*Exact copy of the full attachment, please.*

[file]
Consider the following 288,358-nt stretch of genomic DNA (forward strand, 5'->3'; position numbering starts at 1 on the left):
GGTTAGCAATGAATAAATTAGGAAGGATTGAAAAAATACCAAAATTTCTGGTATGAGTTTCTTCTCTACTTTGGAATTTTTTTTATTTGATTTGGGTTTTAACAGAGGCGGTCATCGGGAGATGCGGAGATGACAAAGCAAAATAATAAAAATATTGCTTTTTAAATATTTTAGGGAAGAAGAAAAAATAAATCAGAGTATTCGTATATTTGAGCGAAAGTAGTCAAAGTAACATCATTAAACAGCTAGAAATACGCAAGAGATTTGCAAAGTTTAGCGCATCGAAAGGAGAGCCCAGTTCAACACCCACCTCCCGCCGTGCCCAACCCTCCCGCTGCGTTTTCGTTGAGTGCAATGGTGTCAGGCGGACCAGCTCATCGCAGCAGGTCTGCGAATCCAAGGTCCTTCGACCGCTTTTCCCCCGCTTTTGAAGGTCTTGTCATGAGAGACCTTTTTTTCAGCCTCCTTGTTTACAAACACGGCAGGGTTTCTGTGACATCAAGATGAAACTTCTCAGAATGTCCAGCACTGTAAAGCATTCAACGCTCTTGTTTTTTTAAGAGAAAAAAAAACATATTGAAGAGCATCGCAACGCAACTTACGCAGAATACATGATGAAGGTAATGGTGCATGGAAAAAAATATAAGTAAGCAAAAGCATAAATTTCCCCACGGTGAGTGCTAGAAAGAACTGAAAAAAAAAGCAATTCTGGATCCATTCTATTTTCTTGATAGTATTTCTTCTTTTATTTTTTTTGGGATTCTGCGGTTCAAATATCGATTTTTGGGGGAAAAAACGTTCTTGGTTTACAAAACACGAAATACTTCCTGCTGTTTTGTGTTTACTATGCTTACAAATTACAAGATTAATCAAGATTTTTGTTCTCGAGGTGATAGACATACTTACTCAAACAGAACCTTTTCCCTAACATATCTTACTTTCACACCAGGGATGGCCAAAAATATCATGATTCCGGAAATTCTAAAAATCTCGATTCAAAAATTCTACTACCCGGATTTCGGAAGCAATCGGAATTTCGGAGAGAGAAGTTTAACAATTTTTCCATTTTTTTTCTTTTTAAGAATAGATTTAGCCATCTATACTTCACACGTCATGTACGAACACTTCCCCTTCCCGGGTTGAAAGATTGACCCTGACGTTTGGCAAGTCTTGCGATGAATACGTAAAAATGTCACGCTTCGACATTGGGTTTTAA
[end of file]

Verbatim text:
Consider the following 288,358-nt stretch of genomic DNA (forward strand, 5'->3'; position numbering starts at 1 on the left):
GGTTAGCAATGAATAAATTAGGAAGGATTGAAAAAATACCAAAATTTCTGGTATGAGTTTCTTCTCTACTTTGGAATTTTTTTTATTTGATTTGGGTTTTAACAGAGGCGGTCATCGGGAGATGCGGAGATGACAAAGCAAAATAATAAAAATATTGCTTTTTAAATATTTTAGGGAAGAAGAAAAAATAAATCAGAGTATTCGTATATTTGAGCGAAAGTAGTCAAAGTAACATCATTAAACAGCTAGAAATACGCAAGAGATTTGCAAAGTTTAGCGCATCGAAAGGAGAGCCCAGTTCAACACCCACCTCCCGCCGTGCCCAACCCTCCCGCTGCGTTTTCGTTGAGTGCAATGGTGTCAGGCGGACCAGCTCATCGCAGCAGGTCTGCGAATCCAAGGTCCTTCGACCGCTTTTCCCCCGCTTTTGAAGGTCTTGTCATGAGAGACCTTTTTTTCAGCCTCCTTGTTTACAAACACGGCAGGGTTTCTGTGACATCAAGATGAAACTTCTCAGAATGTCCAGCACTGTAAAGCATTCAACGCTCTTGTTTTTTTAAGAGAAAAAAAAACATATTGAAGAGCATCGCAACGCAACTTACGCAGAATACATGATGAAGGTAATGGTGCATGGAAAAAAATATAAGTAAGCAAAAGCATAAATTTCCCCACGGTGAGTGCTAGAAAGAACTGAAAAAAAAAGCAATTCTGGATCCATTCTATTTTCTTGATAGTATTTCTTCTTTTATTTTTTTTGGGATTCTGCGGTTCAAATATCGATTTTTGGGGGAAAAAACGTTCTTGGTTTACAAAACACGAAATACTTCCTGCTGTTTTGTGTTTACTATGCTTACAAATTACAAGATTAATCAAGATTTTTGTTCTCGAGGTGATAGACATACTTACTCAAACAGAACCTTTTCCCTAACATATCTTACTTTCACACCAGGGATGGCCAAAAATATCATGATTCCGGAAATTCTAAAAATCTCGATTCAAAAATTCTACTACCCGGATTTCGGAAGCAATCGGAATTTCGGAGAGAGAAGTTTAACAATTTTTCCATTTTTTTTCTTTTTAAGAATAGATTTAGCCATCTATACTTCACACGTCATGTACGAACACTTCCCCTTCCCGGGTTGAAAGATTGACCCTGACGTTTGGCAAGTCTTGCGATGAATACGTAAAAATGTCACGCTTCGACATTGGGTTTTAA